Breaking Through the Wall During Your Third Year of Graduate School

 In for grad students, PhD/Postdoc Blog, wellness

In my last blog, I discussed the benefits of taking classes outside of your field. However, I did not talk about the importance of the timing of when I decided to do this: my third year of graduate school. “Graduate school is a marathon, not a sprint.” I cannot tell you how many times I have heard this phrase or another similar one, yet as I approach the middle of my third year, this expression has begun to hold especially true. Just like runners “hitting the wall” during a marathon, third-year graduate students often get burnt out or stuck. This can be due to several factors, but it typically stems from the fact that students in most graduate programs have finished formal requirements (classes, qualification exams, etc.) by this point. You now have the liberty to use your time how you wish, and while this freedom is exhilarating, it can also be overwhelming to many students. So, how can you break through the wall while running this marathon called graduate school? Depending on what the cause of your fatigue is there are a few approaches you can take.


Research, Research, Research

When talking to other third-year graduate students, one of the consistent causes of stress was our perceived lack of time relative to our workloads. Even though we completed our required courses and passed our candidacy exams, we somehow still do not have enough time. Academia puts a lot of pressure on researchers to not only produce high-quality publications but also to produce large quantities of them. The publish or perish culture especially affects third-year students who have yet to publish their first paper. Although it can be challenging to fight self-doubts, maintaining confidence in your work is vital to true success. If you battle with uncertainty, read Karen’s recent post that discusses her experiences and how to combat these negative feelings. Imposter syndrome is the misconception that you are a fraud, which Sarah recently wrote about how to tackle. Another common factor holding graduate students back from research success is perfectionism. This self-imposed pressure to perfect every reaction or paper can lead to students becoming drained and constantly pushing off goals or deadlines. Yet, a skill that we must all acquire is knowing when to confidently say that what we did is enough. The temptation to procrastinate is also a nagging threat for graduate students as they progress in their research careers. With very few strict deadlines, it can be challenging for some students to stay motivated. I would suggest setting a schedule each day of what you want to get done. You must hold yourself responsible now that you do not have grades or exams as incentives.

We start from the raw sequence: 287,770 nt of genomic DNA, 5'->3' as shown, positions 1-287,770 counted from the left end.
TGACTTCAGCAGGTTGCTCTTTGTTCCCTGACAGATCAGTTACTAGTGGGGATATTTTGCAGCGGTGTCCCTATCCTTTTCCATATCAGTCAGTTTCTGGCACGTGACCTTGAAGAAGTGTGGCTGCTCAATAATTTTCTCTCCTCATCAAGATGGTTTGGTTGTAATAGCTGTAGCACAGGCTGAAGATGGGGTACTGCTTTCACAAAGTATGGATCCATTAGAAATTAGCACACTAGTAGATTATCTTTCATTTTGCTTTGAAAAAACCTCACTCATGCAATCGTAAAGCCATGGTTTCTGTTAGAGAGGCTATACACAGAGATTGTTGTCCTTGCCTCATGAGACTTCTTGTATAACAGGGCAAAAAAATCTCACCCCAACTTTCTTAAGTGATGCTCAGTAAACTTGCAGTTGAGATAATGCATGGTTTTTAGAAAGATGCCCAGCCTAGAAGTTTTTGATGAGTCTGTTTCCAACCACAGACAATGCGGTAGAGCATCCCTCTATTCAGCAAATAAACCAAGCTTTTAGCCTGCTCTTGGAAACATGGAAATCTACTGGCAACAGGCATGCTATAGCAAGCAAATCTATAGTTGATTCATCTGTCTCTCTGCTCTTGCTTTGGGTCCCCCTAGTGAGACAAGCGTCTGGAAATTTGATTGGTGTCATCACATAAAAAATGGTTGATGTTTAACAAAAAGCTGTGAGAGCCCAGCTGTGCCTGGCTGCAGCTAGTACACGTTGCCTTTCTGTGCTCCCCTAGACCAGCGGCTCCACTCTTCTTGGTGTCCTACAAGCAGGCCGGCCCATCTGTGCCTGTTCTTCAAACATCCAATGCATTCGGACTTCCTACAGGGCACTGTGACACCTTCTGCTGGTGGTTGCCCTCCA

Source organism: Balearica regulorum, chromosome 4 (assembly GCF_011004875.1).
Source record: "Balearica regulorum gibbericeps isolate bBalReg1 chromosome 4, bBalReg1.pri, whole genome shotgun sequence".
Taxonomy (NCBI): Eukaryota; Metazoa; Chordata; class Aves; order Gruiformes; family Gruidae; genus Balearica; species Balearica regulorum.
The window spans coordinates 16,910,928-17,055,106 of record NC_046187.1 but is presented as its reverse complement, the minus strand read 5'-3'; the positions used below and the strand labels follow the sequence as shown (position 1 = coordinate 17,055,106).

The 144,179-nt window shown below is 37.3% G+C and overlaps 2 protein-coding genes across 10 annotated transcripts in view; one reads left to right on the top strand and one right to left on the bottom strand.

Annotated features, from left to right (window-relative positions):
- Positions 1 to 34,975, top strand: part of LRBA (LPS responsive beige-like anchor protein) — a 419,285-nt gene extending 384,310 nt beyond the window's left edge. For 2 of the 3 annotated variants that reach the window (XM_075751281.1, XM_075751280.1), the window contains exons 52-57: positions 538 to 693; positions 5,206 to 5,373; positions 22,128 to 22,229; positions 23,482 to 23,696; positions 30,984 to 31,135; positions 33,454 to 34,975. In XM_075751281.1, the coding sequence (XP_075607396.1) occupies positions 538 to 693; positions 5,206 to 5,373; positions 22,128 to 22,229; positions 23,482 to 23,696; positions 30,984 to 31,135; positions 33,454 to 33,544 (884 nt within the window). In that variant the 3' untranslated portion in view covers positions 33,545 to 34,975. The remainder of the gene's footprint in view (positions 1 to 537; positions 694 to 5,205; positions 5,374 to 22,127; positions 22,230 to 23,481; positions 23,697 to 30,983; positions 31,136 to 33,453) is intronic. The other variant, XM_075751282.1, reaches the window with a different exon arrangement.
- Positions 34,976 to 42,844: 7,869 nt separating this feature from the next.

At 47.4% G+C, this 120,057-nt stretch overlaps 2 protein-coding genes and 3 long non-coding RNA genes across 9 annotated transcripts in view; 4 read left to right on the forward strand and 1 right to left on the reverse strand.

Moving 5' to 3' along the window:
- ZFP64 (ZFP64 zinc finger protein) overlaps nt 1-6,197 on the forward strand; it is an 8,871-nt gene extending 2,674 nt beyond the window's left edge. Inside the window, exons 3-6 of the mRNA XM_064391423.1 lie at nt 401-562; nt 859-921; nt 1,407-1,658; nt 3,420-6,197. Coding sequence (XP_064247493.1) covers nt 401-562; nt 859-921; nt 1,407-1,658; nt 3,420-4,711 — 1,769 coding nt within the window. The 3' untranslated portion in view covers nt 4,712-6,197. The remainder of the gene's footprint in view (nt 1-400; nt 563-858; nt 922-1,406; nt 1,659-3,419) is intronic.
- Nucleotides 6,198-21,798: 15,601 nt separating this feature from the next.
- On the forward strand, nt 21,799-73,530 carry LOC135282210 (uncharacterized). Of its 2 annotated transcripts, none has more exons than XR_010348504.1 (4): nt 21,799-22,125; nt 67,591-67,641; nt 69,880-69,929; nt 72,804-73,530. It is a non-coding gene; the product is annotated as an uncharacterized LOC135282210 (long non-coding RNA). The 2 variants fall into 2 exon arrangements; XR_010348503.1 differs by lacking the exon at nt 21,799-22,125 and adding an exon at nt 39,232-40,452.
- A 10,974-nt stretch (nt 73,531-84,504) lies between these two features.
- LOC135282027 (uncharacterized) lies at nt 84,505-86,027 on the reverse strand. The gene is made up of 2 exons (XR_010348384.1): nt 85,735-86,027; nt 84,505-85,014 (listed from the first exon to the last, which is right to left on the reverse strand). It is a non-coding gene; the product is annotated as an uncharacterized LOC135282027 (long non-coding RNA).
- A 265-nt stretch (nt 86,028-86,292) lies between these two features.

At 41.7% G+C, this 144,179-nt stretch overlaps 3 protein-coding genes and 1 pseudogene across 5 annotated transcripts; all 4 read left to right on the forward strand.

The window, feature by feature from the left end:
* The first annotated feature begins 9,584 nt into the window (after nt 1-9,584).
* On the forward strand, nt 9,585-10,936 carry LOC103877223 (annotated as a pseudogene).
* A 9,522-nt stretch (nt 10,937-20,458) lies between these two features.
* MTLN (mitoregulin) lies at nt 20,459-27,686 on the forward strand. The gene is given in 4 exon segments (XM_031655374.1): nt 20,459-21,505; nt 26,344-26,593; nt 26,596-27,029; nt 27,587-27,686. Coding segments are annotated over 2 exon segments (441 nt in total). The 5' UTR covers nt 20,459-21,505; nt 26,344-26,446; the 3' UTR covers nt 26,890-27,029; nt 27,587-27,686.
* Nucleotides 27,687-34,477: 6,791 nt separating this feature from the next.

On a final note, some of the most talented chemists I have met either published very few or no publications during their graduate school career. Publishing is important, but it is not the only measure of a successful Ph.D.

Work/Life Balance

After two years of juggling classes, teaching, preparing for qualifying exams, and any other requirements your degree has, your third-year of school finally allows you the ability to focus almost solely on your research. No more running to class at 8 am or studying for exams until the sun comes up; you now can set your own schedule of when to go to the lab and when you head to go home. Nevertheless, after two years of stringent schooling, many students lose sight of balance.

With a culture of shame in science, it is sadly too easy to feel guilty for leaving the lab before dark. Though you may be going home to read papers, make a presentation, or do other work-related tasks, many of us still feel the shame of leaving lab before our peers. An effective way to combat this is to find your pack, as Christopher talked about earlier this month. Supportive advisors, mentors, colleagues, and friends will help you fight off self-shame and guilt. Also, do not be afraid to just go home to relax! Burnout is real and affects many graduate students. You set an ambitious goal, work all day and night, and the stop when you cannot do anymore. Having balance can help you avoid this cycle.

My PI (Scott Snyder) tells every incoming first-year student that they need to have one hobby. When Scott was in graduate school he took up cooking as his hobby of choice. For myself, I like to paint on the weekends, an activity that I both enjoy and find stress relieving. I am also an avid traveler, which leads me into my final suggestion for work/life balance: take vacations! Whether for leisure or mental health, disconnecting from work for a weekend or longer will allow you to return to work energized. If you are looking for more advice about balance, please check out Zakiya’s post.

Approaching the Finish Line

Third-year marks the halfway point for many graduate students. This reality hits hard, especially when people constantly ask what you want to do after you finish your Ph.D. If you have a goal in mind, such as becoming an academic, say it proudly and use it to motivate yourself to get to the finish line. However, if you are still uncertain, do not worry, use this year to explore career options. You are approaching the finish line of your marathon, but you still have 13 miles to go, no need to sprint. For now, work on breaking through your third-year wall!

Until next month,


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